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Court ponders if abortion kills a human

ST. LOUIS (BP)–In a rare 11-judge hearing, a federal appeals court is considering whether physicians in South Dakota should be required to tell women seeking an abortion that they will be terminating “the life of a whole, separate, unique, living human being,” and observers say the outcome could reverberate nationwide.

Oral arguments began April 11 before the 8th U.S. Circuit Court of Appeals in St. Louis, which must decide whether an injunction imposed by a federal judge on a law enacted by the South Dakota legislature in 2005 was appropriate. The law would have required doctors to tell women verbally and in writing that abortion ends a human life, could cause depression and suicide, and ends a woman’s constitutionally protected relationship with her unborn child.

“The South Dakota statute requires abortion doctors to enunciate the state’s viewpoint on an unsettled medical, philosophical, theological and scientific issue, that is, whether a fetus is a human being,” U.S. District Judge Karen Schreier in Rapid City said in issuing the injunction days before the law would have taken effect.

Schreier is still deciding the constitutionality of the law while the 8th Circuit decides whether the injunction is legal. In October, a three-judge panel of the 8th Circuit decided 2-1 that the law should remain blocked because it supplements factual information with a value judgment, as The New York Times described the judges’ ruling. But the full appeals court agreed to reconsider based on an appeal by the state.

Harold Cassidy, the chief counsel for several pregnancy care centers in South Dakota that have intervened in the case, said it’s the first time a federal appeals court will address the question of whether an abortion terminates the life of a human being and the fact that an abortion ends a woman’s relationship with her child. Cassidy also said it’s the first time pregnancy care centers are directly pitted against an abortion clinic.

The care centers have complained repeatedly that the Planned Parenthood facility in Sioux Falls — the only abortion provider in the state — fails to provide meaningful information about abortion procedures, Cassidy said. The legislature passed the law to require that the doctors disclose relevant information, but Planned Parenthood says the law violates doctors’ free speech rights.

“There is no medical data that determines when a fetus becomes a human being,” Sarah Stoesz, chief executive of the three-state Planned Parenthood affiliate that filed the suit, told the St. Louis Post-Dispatch, adding that the law is meant to intimidate women into halting plans for an abortion and intimidate doctors into refusing to perform the procedure.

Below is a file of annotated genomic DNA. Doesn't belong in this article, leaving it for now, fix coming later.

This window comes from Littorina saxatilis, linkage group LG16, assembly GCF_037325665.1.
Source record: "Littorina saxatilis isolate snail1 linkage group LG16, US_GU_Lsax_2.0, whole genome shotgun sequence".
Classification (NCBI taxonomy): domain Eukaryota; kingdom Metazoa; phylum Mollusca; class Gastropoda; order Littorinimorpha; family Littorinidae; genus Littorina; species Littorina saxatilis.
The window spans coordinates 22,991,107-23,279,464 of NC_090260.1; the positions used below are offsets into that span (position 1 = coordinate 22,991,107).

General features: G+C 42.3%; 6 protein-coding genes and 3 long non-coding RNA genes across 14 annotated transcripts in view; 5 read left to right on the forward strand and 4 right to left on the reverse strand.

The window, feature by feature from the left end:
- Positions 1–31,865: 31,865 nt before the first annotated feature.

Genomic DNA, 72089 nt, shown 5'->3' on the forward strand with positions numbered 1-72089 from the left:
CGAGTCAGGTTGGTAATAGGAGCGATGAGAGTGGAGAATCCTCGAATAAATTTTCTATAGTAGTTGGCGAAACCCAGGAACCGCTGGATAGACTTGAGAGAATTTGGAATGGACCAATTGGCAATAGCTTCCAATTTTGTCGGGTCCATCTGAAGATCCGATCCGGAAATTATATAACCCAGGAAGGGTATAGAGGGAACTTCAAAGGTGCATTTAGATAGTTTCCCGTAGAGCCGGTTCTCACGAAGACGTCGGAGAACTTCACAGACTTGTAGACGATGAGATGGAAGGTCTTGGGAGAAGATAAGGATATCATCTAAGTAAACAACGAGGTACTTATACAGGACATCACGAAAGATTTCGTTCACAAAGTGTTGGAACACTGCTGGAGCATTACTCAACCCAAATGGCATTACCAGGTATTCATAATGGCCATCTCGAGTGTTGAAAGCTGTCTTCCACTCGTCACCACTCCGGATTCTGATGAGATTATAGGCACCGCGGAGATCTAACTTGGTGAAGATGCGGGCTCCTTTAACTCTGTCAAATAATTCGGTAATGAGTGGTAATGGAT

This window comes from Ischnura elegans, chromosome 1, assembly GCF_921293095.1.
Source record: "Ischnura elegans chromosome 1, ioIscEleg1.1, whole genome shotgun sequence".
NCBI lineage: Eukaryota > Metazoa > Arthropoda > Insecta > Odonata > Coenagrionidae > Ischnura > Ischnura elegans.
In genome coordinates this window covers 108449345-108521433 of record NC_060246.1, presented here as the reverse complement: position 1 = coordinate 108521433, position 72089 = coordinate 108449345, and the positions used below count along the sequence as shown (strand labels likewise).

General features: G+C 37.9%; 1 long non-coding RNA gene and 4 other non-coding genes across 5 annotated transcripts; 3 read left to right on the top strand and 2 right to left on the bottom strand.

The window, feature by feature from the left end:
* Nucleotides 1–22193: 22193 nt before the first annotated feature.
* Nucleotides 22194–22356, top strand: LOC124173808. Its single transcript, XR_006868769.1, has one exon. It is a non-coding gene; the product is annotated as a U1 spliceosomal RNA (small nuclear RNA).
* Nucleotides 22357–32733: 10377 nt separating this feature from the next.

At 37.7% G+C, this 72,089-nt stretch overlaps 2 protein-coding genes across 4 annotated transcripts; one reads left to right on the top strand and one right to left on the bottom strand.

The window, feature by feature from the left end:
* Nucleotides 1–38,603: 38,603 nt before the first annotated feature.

The Alliance Defense Fund filed a friend-of-the court brief in March on behalf of the Family Research Council.

“Anyone truly concerned about the interests of women would support a woman having access to all the information necessary to make a fully informed decision,” ADF senior counsel Jordan Lorence said. “Instead, the abortionists argue adamantly to restrict the information women have about the lives of their pre-born babies.”

ADF said that since abortionists stand to profit financially from a woman deciding to abort her child, a conflict of interest should prevent abortionists from speaking on behalf of women in court.

“Someone who has a financial stake in performing abortions should not be allowed to represent women in a case challenging women’s right-to-know laws,” Lorence said. “Because an abortionist may earn a profit from women who abort their pre-born children, Planned Parenthood should be disqualified from representing the interests of women.”

Cassidy emphasized the need to make an expedient ruling in the case, which isn’t expected for several months.

“Every week, women are losing their rights in South Dakota, every week that this injunction is in place,” Cassidy said in court, according to the Post-Dispatch.

The newspaper said the decision of the full appeals court to conduct the latest hearing “is seen by both sides as a sign that it may overrule the three-judge panel and allow the law to go into effect.”

“We are concerned,” Stoesz of Planned Parenthood said.

Larry Long, South Dakota’s attorney general, said the appeal stemmed from the one dissenting view on the three-judge panel, which noted that the information doctors were required to disclose was factual. Long said the legislature had defined “human being” to mean a member of the species homo sapiens, which is indisputable, The New York Times reported.

Long said, according to the Associated Press, that depending on how the appeals court rules, “lots of other states could require physicians to tell patients the truth, which clearly they don’t know.”

Planned Parenthood fears that if the law is upheld, there is a “strong possibility that copycat legislation will be adopted in other states.” If nothing else, the case could prompt pro-life legislators in the United States to draft more carefully their laws on abortion to avoid courts striking them down, Long said.

The case is Planned Parenthood v. Gov. Michael Rounds.

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  • Erin Roach